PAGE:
Urgent call to change NI’s education system for more inclusive society
by Alice HUTCHISON
20 September 2022
As part of Good Relations Week, the Integrated Education Fund hosted an event that focused on the launch of an Ulster University paper, “How education needs to change: A vision for a single system”. The discussion was led by Hugh Odling-Smee, who introduced two speakers, Matthew Milliken and Dr Stephen Roulston from the UNESCO Centre at Ulster University. Their presentation addressed issues with the educational system in Northern Ireland regarding social and economic effects of segregation in schools. The purpose of the discussion was to encourage conversation about what a unified system of education could look like. It was proposed that by revising the current system into a more fully integrated one, young people will benefit from a learning environment that promotes diversity and inclusivity.
Milliken began by recalling how the Northern Ireland [Affairs Committee] critiqued the educational system as being “unnecessarily complex” and “plagued by expensive duplication”, as Milliken put it. From this came a “transforming education project”, which used academic research and presented evidence to support education reform to facilitate the needs of a diverse society. On this, Milliken spoke about how the current system of education may pose a possible barrier to a shared future and a united community in Northern Ireland.
On reconciliation, Milliken said how the current system had done little to facilitate relations between Catholic and Protestant communities. The awareness of solving this issue is shared by parents, as there is a demand for their children to be educated “in schools where they sit along people from the other side”. Milliken spoke about opinion polls revealing that two-thirds of parents have indicated a preference for this type of schooling experience, yet only 7% of pupils are able to attend an integrated school.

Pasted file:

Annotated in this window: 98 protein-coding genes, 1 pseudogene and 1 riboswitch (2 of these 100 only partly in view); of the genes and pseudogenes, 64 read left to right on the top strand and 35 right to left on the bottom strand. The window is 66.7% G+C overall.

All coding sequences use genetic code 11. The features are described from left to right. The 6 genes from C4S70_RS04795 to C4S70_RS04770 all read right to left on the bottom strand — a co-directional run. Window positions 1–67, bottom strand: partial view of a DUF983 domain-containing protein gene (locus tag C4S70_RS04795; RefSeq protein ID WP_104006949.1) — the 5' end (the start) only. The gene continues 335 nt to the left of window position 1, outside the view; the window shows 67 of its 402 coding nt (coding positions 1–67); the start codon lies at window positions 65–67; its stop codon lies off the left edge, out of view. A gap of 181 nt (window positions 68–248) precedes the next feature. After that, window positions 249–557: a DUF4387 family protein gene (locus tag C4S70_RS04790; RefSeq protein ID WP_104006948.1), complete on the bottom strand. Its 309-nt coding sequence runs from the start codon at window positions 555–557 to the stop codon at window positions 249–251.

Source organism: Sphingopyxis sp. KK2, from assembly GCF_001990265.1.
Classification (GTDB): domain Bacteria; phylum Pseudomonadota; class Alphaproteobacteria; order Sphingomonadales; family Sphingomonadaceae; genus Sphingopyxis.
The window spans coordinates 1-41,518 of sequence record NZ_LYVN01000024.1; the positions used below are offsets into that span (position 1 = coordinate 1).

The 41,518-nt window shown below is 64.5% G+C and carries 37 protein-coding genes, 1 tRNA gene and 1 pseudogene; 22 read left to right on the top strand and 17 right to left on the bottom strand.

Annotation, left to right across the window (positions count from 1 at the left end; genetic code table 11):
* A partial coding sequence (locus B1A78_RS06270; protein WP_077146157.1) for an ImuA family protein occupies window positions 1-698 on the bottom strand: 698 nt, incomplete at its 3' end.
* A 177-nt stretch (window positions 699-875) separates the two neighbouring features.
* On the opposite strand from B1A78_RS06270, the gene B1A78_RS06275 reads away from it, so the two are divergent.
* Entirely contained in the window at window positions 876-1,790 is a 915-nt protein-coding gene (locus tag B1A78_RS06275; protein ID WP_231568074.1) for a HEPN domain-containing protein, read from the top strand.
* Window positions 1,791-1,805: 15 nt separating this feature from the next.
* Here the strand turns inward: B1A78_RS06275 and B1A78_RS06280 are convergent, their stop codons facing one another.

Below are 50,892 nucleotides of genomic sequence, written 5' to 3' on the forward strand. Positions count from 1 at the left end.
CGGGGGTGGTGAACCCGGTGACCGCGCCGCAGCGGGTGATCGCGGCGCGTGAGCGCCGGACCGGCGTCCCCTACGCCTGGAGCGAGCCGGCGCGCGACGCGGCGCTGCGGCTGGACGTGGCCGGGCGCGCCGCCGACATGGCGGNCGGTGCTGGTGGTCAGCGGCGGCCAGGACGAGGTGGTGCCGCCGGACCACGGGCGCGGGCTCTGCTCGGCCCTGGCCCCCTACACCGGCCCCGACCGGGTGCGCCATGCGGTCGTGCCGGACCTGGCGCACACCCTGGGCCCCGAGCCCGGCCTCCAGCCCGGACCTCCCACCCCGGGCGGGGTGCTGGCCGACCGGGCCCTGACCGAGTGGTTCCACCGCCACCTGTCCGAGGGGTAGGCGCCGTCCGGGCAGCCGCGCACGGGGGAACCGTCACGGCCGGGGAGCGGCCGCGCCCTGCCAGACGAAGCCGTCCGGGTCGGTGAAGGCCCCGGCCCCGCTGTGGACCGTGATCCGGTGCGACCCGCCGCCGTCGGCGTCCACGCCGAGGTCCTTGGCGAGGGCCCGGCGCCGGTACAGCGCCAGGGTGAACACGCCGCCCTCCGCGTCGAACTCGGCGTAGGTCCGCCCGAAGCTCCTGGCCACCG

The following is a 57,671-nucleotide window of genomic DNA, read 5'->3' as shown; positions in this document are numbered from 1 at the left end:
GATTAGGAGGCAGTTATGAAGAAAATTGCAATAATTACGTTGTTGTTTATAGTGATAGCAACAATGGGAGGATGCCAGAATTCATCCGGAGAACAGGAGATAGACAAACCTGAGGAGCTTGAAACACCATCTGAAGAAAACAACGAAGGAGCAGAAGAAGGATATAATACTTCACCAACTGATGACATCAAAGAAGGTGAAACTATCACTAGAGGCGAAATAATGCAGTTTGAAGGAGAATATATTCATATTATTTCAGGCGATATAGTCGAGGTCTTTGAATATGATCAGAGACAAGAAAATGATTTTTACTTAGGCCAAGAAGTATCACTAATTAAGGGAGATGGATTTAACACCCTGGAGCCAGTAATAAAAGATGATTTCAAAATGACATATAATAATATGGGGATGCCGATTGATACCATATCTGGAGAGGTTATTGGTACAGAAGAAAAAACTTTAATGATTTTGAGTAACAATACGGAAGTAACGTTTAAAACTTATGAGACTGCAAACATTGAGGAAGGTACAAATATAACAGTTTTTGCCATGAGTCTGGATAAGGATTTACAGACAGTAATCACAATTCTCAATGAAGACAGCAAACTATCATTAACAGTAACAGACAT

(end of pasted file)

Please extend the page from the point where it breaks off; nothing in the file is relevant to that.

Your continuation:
Milliken concluded with a call for urgency: “If those with power are serious about helping to create a more equal, a more confident, a more inclusive Northern Ireland, then action is needed to transform education. And that action is needed sooner, rather than later.”
Dr Roulston emphasised the role of evidence in the approach Milliken and he took when carrying out their vision of education. By changing the structure of education, the result of a new system would be sustainability, fairness, and simplicity. Roulston spoke on the need for inclusivity and diversity in learning environments, “allowing children to learn together regardless of religious stance, gender, ability, disability, academic aspirations, and social class”. He also made the point that the advantage of teaching children within a context that ignores points of division is that of “a more harmonious trajectory”, as the current system no longer serves current societal needs.
Another aspect of reform Roulston discussed was changing the education system to prepare young people in the 21st century, “for a very challenging world out there”. Doing this would take the form of a curriculum change, revised to focus on skills rather than content, “complex skills going beyond literacy and numeracy — interpersonal skills, social skills, and thinking skills”. In this way, instead of a primarily exam-based system, wider educational skills may be given more focus to prepare young people to be contributors to society.
Moving on, Odling-Smee asked five party representatives for their response to Milliken and Roulston’s proposals.